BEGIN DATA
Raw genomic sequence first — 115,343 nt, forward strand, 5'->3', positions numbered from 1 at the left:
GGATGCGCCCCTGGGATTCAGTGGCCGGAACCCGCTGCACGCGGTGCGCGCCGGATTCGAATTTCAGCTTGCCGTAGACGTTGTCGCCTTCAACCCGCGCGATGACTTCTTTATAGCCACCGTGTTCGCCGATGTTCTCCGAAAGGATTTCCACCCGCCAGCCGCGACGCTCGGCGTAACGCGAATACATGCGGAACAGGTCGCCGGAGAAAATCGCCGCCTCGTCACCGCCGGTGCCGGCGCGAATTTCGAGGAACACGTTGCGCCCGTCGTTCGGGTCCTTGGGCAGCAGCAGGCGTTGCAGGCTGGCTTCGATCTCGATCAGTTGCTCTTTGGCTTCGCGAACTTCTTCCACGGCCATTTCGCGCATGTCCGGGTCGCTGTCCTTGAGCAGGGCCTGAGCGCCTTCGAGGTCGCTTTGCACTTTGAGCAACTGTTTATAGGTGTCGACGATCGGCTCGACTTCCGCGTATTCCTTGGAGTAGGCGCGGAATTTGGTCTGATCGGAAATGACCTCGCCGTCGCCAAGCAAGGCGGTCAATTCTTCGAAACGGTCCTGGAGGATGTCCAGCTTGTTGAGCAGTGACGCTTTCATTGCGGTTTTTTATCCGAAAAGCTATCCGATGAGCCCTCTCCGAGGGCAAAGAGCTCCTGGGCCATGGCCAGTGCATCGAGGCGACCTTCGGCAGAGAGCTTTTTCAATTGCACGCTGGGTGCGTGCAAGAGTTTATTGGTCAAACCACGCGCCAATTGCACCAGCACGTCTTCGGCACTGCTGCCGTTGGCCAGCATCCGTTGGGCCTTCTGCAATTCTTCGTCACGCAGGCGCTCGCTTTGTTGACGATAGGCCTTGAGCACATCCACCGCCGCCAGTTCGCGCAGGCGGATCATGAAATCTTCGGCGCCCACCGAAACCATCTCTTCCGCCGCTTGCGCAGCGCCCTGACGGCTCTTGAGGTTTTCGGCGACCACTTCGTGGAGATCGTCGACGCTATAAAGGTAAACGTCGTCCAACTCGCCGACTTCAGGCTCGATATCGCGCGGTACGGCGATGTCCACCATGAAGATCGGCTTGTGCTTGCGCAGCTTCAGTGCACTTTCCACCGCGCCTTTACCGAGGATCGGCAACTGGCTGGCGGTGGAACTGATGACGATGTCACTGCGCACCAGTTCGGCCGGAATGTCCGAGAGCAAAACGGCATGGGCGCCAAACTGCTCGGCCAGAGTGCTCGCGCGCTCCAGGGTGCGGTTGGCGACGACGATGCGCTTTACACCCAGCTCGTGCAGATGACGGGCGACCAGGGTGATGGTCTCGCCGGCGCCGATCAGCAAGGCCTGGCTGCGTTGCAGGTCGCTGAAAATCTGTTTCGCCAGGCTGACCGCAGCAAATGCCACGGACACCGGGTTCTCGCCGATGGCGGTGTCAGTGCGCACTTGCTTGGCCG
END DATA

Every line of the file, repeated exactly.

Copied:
Raw genomic sequence first — 115,343 nt, forward strand, 5'->3', positions numbered from 1 at the left:
GGATGCGCCCCTGGGATTCAGTGGCCGGAACCCGCTGCACGCGGTGCGCGCCGGATTCGAATTTCAGCTTGCCGTAGACGTTGTCGCCTTCAACCCGCGCGATGACTTCTTTATAGCCACCGTGTTCGCCGATGTTCTCCGAAAGGATTTCCACCCGCCAGCCGCGACGCTCGGCGTAACGCGAATACATGCGGAACAGGTCGCCGGAGAAAATCGCCGCCTCGTCACCGCCGGTGCCGGCGCGAATTTCGAGGAACACGTTGCGCCCGTCGTTCGGGTCCTTGGGCAGCAGCAGGCGTTGCAGGCTGGCTTCGATCTCGATCAGTTGCTCTTTGGCTTCGCGAACTTCTTCCACGGCCATTTCGCGCATGTCCGGGTCGCTGTCCTTGAGCAGGGCCTGAGCGCCTTCGAGGTCGCTTTGCACTTTGAGCAACTGTTTATAGGTGTCGACGATCGGCTCGACTTCCGCGTATTCCTTGGAGTAGGCGCGGAATTTGGTCTGATCGGAAATGACCTCGCCGTCGCCAAGCAAGGCGGTCAATTCTTCGAAACGGTCCTGGAGGATGTCCAGCTTGTTGAGCAGTGACGCTTTCATTGCGGTTTTTTATCCGAAAAGCTATCCGATGAGCCCTCTCCGAGGGCAAAGAGCTCCTGGGCCATGGCCAGTGCATCGAGGCGACCTTCGGCAGAGAGCTTTTTCAATTGCACGCTGGGTGCGTGCAAGAGTTTATTGGTCAAACCACGCGCCAATTGCACCAGCACGTCTTCGGCACTGCTGCCGTTGGCCAGCATCCGTTGGGCCTTCTGCAATTCTTCGTCACGCAGGCGCTCGCTTTGTTGACGATAGGCCTTGAGCACATCCACCGCCGCCAGTTCGCGCAGGCGGATCATGAAATCTTCGGCGCCCACCGAAACCATCTCTTCCGCCGCTTGCGCAGCGCCCTGACGGCTCTTGAGGTTTTCGGCGACCACTTCGTGGAGATCGTCGACGCTATAAAGGTAAACGTCGTCCAACTCGCCGACTTCAGGCTCGATATCGCGCGGTACGGCGATGTCCACCATGAAGATCGGCTTGTGCTTGCGCAGCTTCAGTGCACTTTCCACCGCGCCTTTACCGAGGATCGGCAACTGGCTGGCGGTGGAACTGATGACGATGTCACTGCGCACCAGTTCGGCCGGAATGTCCGAGAGCAAAACGGCATGGGCGCCAAACTGCTCGGCCAGAGTGCTCGCGCGCTCCAGGGTGCGGTTGGCGACGACGATGCGCTTTACACCCAGCTCGTGCAGATGACGGGCGACCAGGGTGATGGTCTCGCCGGCGCCGATCAGCAAGGCCTGGCTGCGTTGCAGGTCGCTGAAAATCTGTTTCGCCAGGCTGACCGCAGCAAATGCCACGGACACCGGGTTCTCGCCGATGGCGGTGTCAGTGCGCACTTGCTTGGCCG